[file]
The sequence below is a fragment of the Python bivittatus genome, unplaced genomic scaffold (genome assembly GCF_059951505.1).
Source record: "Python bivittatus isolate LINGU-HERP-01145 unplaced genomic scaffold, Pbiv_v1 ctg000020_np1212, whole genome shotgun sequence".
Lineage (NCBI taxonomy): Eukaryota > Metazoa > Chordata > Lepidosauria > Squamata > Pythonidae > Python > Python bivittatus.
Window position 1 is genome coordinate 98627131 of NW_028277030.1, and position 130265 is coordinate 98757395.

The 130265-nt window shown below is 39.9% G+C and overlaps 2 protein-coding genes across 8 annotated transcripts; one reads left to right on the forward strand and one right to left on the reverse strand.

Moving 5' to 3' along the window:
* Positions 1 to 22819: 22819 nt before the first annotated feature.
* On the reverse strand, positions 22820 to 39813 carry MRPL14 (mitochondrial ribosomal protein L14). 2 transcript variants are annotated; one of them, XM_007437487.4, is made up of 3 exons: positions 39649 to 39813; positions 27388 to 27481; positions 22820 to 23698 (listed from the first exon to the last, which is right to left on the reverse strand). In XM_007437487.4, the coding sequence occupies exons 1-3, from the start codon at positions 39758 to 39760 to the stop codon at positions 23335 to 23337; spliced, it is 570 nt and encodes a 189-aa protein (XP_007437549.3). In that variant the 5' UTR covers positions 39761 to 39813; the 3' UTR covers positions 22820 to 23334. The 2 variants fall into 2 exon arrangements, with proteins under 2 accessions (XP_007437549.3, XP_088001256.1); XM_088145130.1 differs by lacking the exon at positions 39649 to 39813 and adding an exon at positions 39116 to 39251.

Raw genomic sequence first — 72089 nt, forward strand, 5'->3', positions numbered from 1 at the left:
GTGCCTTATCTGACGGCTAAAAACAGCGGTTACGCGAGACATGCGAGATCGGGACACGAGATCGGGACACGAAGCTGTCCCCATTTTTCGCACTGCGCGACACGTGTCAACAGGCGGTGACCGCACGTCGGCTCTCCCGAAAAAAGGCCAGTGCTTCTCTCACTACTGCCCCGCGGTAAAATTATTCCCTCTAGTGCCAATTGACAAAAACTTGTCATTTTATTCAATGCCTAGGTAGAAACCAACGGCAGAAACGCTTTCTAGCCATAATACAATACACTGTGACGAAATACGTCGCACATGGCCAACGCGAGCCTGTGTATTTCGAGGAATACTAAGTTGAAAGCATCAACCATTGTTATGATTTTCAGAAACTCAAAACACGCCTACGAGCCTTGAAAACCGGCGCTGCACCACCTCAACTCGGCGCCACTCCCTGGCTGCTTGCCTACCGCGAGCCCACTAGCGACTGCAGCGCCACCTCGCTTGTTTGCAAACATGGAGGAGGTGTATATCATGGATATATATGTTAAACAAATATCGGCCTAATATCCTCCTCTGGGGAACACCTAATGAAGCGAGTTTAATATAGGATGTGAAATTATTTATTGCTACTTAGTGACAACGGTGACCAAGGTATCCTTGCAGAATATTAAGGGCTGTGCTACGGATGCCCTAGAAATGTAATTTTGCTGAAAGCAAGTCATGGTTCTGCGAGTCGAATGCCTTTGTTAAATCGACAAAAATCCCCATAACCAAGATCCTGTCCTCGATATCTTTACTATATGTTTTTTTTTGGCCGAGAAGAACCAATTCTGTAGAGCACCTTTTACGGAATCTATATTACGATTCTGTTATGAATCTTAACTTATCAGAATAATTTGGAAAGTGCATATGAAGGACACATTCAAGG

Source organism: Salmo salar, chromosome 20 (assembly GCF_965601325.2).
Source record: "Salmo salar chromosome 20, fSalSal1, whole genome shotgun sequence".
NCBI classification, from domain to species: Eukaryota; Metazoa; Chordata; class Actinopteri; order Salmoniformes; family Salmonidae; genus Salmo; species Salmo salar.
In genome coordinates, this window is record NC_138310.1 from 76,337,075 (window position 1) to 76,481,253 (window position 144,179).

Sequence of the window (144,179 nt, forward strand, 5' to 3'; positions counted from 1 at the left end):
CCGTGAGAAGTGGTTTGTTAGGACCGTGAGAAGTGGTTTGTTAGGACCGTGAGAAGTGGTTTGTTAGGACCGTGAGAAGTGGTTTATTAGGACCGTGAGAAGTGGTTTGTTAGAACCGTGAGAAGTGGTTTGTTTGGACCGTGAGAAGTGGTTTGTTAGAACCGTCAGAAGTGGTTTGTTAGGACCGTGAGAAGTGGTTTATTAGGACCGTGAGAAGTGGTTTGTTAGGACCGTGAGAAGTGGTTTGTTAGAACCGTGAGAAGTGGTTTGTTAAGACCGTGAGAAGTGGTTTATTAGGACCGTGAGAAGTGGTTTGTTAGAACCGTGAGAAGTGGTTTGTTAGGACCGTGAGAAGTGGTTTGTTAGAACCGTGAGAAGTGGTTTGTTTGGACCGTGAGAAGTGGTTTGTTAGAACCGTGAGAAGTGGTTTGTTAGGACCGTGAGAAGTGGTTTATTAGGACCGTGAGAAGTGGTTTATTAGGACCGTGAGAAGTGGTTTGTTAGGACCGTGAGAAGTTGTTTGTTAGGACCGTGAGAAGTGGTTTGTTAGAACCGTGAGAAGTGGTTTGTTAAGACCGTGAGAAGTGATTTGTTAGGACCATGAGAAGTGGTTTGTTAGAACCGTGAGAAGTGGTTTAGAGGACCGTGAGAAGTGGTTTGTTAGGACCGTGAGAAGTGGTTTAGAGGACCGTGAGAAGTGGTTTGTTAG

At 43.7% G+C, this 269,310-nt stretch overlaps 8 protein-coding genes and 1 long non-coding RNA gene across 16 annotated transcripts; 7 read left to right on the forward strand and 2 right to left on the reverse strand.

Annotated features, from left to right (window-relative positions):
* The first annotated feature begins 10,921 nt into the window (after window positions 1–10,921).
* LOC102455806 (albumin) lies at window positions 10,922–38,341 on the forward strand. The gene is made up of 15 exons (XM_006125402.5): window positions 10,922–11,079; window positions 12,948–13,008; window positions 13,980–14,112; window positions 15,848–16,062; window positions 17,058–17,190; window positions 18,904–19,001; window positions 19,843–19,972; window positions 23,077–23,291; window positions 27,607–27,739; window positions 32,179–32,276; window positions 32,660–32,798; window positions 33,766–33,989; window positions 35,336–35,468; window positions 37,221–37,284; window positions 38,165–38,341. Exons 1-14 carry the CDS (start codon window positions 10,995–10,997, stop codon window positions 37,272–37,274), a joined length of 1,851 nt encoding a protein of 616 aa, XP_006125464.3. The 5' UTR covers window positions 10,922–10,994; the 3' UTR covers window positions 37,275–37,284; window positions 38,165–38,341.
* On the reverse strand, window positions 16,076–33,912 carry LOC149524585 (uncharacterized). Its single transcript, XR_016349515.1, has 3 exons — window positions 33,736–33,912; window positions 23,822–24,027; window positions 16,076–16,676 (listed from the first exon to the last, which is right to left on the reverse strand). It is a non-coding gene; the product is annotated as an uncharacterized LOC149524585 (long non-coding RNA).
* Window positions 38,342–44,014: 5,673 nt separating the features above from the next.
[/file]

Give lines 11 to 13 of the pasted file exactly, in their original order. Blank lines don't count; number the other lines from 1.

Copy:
Source organism: Salmo salar, chromosome 20 (assembly GCF_965601325.2).
Source record: "Salmo salar chromosome 20, fSalSal1, whole genome shotgun sequence".
NCBI classification, from domain to species: Eukaryota; Metazoa; Chordata; class Actinopteri; order Salmoniformes; family Salmonidae; genus Salmo; species Salmo salar.